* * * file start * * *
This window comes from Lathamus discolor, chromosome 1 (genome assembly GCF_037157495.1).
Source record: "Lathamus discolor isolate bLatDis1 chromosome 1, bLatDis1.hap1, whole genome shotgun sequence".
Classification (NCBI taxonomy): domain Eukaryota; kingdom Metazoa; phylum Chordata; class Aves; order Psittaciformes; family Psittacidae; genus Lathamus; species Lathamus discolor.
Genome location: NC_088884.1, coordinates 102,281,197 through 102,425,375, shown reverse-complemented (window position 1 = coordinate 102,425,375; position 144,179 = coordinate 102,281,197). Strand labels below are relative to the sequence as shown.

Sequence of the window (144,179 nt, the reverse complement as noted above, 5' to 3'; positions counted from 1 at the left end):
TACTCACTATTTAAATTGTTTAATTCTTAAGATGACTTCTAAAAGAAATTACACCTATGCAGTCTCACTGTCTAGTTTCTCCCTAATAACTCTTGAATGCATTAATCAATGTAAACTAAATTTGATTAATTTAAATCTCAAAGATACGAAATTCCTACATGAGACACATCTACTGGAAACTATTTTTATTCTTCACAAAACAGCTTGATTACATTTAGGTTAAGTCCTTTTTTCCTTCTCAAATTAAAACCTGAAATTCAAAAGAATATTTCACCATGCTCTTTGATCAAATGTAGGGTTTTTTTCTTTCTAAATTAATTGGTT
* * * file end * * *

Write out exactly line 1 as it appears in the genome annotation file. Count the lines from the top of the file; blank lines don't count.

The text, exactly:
This window comes from Lathamus discolor, chromosome 1 (genome assembly GCF_037157495.1).